The fast twitch fibers are mainly active with heavy-weight, low-rep sets. The slow twitch fibers are better stimulated with prolonged sets using a controllable weight. To make your abs bulge, utilize heavy rows. If you want to condition them to stabilize for prolonged periods, low-weight sets are more optimal.
|Primary Ab Muscles Worked With Bent-Rows||Functions of those Ab Muscles During Bent-Rows|
|Transverse Abdominis||Contract isometrically to maintain a flat lower back.|
|External Obliques||Contract in one arm dumbbell rows as the torso twists slightly during the pulling phase.|
As I mentioned, all of the abdominal muscles will engage during bent-over rows of any sort. I should note that the rectus abdominis is most active in movements that involve spinal flexion, or rounding. Rounding the lower back is generally not safe during bent rows unless, of course, you’re performing them flexion-style.
Your rectus probably won’t receive as much stimulation as its transverse counterpart during normal bent-over rows. I’ll discuss how to maximize the involvement of the transverse muscles without endangering your spine below.
How To Engage the Abs During Bent-Over Rows
If your abs are not working properly, bent-over rows, especially with a barbell are difficult to perform. These muscles are detrimental to assisting proper pulling leverage of the back muscles throughout the exercise.
The barbell row works your abs by contracting them in the bent-over position to maintain proper spinal posture. They remain engaged throughout the entire exercise to prevent the lower back from rounding.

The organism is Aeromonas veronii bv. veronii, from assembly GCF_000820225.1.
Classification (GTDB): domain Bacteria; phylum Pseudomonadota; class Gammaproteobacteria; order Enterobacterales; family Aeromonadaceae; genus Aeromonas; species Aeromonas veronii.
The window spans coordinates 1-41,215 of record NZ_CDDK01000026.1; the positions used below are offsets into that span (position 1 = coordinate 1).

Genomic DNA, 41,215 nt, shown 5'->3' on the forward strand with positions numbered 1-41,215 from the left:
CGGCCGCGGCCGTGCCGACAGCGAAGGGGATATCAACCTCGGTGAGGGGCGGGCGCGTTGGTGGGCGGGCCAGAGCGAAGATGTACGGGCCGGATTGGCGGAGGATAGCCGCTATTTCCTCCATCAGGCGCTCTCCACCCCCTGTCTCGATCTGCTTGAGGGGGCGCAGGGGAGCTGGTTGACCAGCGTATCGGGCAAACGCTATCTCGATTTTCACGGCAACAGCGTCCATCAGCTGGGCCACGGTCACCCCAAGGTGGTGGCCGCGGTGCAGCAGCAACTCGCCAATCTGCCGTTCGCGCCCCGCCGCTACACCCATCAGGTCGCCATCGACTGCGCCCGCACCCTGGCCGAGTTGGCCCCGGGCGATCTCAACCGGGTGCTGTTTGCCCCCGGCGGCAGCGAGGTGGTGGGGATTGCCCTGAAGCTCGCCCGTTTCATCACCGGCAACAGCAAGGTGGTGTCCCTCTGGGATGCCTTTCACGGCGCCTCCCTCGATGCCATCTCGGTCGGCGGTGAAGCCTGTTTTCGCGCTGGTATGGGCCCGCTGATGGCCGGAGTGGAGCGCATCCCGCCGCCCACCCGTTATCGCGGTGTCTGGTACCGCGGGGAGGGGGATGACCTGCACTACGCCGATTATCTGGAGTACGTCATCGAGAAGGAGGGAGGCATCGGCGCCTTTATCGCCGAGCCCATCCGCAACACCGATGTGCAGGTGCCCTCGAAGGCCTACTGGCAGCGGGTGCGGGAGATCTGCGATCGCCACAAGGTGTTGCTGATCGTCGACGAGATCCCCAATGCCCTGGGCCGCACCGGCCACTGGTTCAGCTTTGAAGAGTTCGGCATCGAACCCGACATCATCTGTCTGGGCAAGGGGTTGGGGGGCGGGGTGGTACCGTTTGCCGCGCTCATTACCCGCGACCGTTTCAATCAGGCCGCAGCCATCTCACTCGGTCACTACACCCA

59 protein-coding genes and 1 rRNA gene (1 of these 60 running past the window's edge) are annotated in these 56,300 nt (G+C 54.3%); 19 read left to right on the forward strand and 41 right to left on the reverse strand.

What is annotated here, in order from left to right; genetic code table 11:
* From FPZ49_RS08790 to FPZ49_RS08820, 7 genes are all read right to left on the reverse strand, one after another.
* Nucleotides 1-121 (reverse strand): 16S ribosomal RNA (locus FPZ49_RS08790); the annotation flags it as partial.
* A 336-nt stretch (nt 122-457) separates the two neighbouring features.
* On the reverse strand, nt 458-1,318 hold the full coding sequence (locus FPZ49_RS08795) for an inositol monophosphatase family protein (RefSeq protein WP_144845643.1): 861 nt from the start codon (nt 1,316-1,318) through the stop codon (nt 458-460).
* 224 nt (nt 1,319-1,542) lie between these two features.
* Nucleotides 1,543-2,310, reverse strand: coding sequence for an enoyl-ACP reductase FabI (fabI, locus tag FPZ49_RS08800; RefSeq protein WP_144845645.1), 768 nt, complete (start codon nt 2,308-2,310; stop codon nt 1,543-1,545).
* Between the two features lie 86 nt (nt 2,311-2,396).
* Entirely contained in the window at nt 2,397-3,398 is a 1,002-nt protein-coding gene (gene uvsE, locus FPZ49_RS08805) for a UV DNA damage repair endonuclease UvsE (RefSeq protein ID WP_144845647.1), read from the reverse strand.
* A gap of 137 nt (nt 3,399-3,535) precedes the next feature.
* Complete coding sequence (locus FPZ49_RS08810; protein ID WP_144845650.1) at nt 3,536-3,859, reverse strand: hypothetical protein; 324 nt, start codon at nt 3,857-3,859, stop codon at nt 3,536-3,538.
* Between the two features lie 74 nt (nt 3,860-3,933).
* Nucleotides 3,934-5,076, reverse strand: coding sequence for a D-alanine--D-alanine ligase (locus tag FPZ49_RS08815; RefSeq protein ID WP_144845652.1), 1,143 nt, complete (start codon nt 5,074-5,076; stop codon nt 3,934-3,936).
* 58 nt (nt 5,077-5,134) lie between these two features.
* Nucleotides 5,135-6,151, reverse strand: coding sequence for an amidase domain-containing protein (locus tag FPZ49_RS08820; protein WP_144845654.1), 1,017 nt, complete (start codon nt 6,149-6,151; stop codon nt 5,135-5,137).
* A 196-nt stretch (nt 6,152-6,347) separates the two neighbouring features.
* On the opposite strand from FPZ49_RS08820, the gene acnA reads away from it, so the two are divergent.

To work your abs harder, lean further forward to increase the amount of isometric contraction. If you have strong abs position your torso nearly parallel to the floor. Conversely, reducing the angle of forward lean to 45 degrees will take some tension off of your abs without compromising your spine.
Breathing is another important factor to ensure the abs are recruited properly during bent-over rows. Breathe into your stomach while lowering the weight, and let the breath out as you lift.
1. Brace Your Core in the Standing Position
Before bending over and initiating the first rep, stand upright and squeeze your glutes to help pull air into your stomach. This will create a beer belly appearance and engage your transverse abdominis.
Essentially, you’re performing a concentric deadlift before getting into the bent-over row position.
2. Exhale in the Pulling Phase
Once you’ve bent over, make sure to hold the air into your stomach. Then exhale as you pull the bar toward your stomach. This releases some of the abdominal pressure and keeps you from passing out.
3. Inhale in the Lowering Phase
Breathe into your stomach and rebrace your abs as you lower the weight back to the starting position. This prevents the weight from pulling you too far forward and rounding your spine. It also reestablishes abdominal pressure and retains solidity.
Abdominal stability is crucial for daily life and exercise performance and can be improved with bent-over rows. Do them for high and low reps utilizing these breathing techniques to simultaneously build a stronger mid-section and back.